It would be a Borgesian exercise to attempt to reconstruct a memoir from the surviving introduction and the often disputed biographical information, but we can point to certain significant absences as well as presences. Debord states very early “My method will be very simple. I will tell what I have loved, and, in this light, everything else will become evident and make itself well enough understood.”

He loved to drink, and his most lyrical section is devoted to the pleasures of drinking and of drunkenness (an important distinction). In a passage that deserves to be remembered, he writes “Although I have read a lot, I have drunk even more. I have written much less than many people who write, but I have drunk much more than most people who drink.” Some of the judgements arrived at after a lifetime of dedicated drinking seem to me to be open to dispute. To raise up Pilsen as the greatest of beers, above the monastery beers of the lowlands and the white beers of Germany creates a difference with him as severe as any that his politics might. But in concluding his chapter on drink he mourns the destruction of splendid local beers, spirits and wines by the expansion of industry, and their replacement by undistinguished multinational products. “The bottles, so that they can still be sold, have faithfully retained their labels; this attention to detail gives the assurance that one can photograph them as they used to be – but not to drink them.” (The small group that used to foregather with me in the Bulldog in Oxford, following WSL national aggregates, to quaff the now extinct Courage Reading bitter will endorse vigorously.) Here is the theory of the spectacle, presented more concisely, concretely and movingly than in all the pages of his 1967 The Society of the Spectacle and his 1988 commentary thereon.

Alcohol seems to have been the only intoxicant from which he benefited. Hashish and opium, well known to the bohemian heroes of his youth, seem not to have appealed to him, and he writes nothing of the psychedelics, either synthetic or natural. At one point his mask slips and he describes some of his critics as “a group of English drug addicts”.

Larger absences from the collection of what Debord loved present themselves – the proletariat never engaged his emotion, nor yet did Marx, nor any of his collaborators in the SI or earlier in his career, among the Lettrists. Cinema, to which he contributed some characteristically difficult works, did not receive his love.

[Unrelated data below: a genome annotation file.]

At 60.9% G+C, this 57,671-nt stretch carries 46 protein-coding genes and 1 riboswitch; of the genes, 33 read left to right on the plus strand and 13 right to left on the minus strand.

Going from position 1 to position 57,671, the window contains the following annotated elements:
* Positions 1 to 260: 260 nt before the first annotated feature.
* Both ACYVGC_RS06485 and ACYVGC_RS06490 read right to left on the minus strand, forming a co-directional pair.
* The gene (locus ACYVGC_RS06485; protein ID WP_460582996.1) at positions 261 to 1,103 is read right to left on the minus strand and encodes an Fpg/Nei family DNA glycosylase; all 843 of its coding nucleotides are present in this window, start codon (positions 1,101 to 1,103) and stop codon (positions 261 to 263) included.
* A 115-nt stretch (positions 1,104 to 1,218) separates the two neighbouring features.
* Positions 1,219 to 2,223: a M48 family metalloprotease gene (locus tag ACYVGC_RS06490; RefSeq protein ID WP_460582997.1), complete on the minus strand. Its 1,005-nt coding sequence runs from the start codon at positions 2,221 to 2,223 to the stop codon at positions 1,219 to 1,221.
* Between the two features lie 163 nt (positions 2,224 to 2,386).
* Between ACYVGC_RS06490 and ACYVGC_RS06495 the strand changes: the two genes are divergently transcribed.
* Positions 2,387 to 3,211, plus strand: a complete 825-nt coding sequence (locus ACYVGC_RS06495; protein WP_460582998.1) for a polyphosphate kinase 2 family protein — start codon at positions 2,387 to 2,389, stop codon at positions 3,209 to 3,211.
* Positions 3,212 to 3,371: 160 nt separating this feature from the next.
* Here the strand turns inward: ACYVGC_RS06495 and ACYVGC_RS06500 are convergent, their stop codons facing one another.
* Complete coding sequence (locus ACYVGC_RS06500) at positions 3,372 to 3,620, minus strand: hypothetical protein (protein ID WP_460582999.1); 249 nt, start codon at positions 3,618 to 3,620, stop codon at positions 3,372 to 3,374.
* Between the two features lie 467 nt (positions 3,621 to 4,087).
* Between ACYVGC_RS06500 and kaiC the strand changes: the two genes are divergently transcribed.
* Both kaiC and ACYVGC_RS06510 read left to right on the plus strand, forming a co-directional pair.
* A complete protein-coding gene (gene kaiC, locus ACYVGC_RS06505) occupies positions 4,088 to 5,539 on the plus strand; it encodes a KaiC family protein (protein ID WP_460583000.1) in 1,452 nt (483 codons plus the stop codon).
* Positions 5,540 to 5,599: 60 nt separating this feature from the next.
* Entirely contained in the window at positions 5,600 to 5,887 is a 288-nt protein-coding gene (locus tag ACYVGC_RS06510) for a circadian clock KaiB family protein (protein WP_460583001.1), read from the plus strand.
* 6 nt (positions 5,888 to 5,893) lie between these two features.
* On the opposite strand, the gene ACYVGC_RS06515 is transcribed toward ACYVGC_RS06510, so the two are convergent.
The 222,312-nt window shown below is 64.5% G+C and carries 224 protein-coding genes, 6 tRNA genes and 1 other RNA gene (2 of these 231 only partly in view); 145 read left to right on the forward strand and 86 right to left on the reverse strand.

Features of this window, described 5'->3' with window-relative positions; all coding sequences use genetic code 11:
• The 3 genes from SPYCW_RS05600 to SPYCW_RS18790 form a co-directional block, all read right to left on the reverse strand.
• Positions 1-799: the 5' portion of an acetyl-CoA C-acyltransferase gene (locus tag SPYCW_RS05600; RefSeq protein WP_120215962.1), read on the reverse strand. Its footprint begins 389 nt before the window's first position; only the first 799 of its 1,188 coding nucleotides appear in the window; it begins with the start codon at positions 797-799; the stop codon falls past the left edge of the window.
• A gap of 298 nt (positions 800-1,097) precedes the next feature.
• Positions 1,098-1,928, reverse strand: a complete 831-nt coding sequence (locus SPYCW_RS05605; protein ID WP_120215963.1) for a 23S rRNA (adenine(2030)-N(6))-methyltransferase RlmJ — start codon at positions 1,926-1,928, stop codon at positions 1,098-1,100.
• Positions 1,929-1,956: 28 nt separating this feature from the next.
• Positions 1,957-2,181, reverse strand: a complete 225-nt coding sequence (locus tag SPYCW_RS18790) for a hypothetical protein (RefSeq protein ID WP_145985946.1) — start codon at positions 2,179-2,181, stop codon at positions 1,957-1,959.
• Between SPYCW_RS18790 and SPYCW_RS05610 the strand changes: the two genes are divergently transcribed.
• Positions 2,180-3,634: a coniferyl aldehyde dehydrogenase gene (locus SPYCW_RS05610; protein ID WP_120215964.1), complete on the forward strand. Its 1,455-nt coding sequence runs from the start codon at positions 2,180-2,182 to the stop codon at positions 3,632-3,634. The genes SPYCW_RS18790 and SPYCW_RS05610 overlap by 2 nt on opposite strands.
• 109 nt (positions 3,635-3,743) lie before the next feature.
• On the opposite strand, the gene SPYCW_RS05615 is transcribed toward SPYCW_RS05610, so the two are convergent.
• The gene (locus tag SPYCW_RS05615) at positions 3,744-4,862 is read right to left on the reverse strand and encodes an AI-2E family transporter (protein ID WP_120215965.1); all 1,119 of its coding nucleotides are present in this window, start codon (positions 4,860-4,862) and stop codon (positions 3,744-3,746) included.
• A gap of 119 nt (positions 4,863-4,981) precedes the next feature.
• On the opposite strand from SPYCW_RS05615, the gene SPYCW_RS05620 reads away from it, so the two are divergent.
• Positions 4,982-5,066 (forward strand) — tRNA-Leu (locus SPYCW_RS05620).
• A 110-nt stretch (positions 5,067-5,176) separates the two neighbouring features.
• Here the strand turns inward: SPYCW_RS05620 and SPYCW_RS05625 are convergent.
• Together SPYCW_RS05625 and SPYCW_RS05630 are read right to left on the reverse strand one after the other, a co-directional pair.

Debord expends a short chapter on the interests to be enjoyed in the study of war. He had invented a board game “Kriegspiel” that he considered to have enshrined the lessons of this study. Compared to the computer war games on the market, his invention seems simple to the point of superficiality. Having attempted a few times to play it, I can confirm that it presents one of the key aspects of war – surprise – more ruthlessly than any army of programmers have achieved. If R.C. Bell were able to update his classic Board and Table Games, then Kriegspiel would certainly receive a honourable description. To those jaded chess and go-moku players whose hearts have leapt with pleasure at encountering the Mancala or Owari games, I commend Debord’s invention. In the labyrinth of delights that men have invented to stroke their brains to glow, to parody the soul in a soulless world, it is a wondrous conurbation of blind alleys.

Book 1 then, promises much – it promises facts and precise details, none of which are delivered. The claims made for its “classical” style are not without merit – the language and style are dignified, spare and precise (also formal as befits the definition of panegyric) even when considering the author’s own mortality. The translator allows the jarring Americanism “every which way” into the text at one point, but otherwise does an excellent job. Debord remarks on page 8, “the ability to make oneself understood is always a virtue in a writer”. True enough. It was not always a virtue that Debord possessed.

In summary, much more of a memorial than a memoir. To have lost so much of the history in Debord’s final potlatch is very regrettable, and not to have had his definitive assessment of the central aspects of the whole situationist project is sad indeed. Towards the end of his text, Debord writes “no-one has twice roused Paris to revolt” – an historical insight from which Trotsky might have learned, if not gained. For his contribution to having once roused it, Debord should be remembered.

J.J. Plant


1. Translated by James Brook and John McHale.

Updated by ETOL: 31.10.2011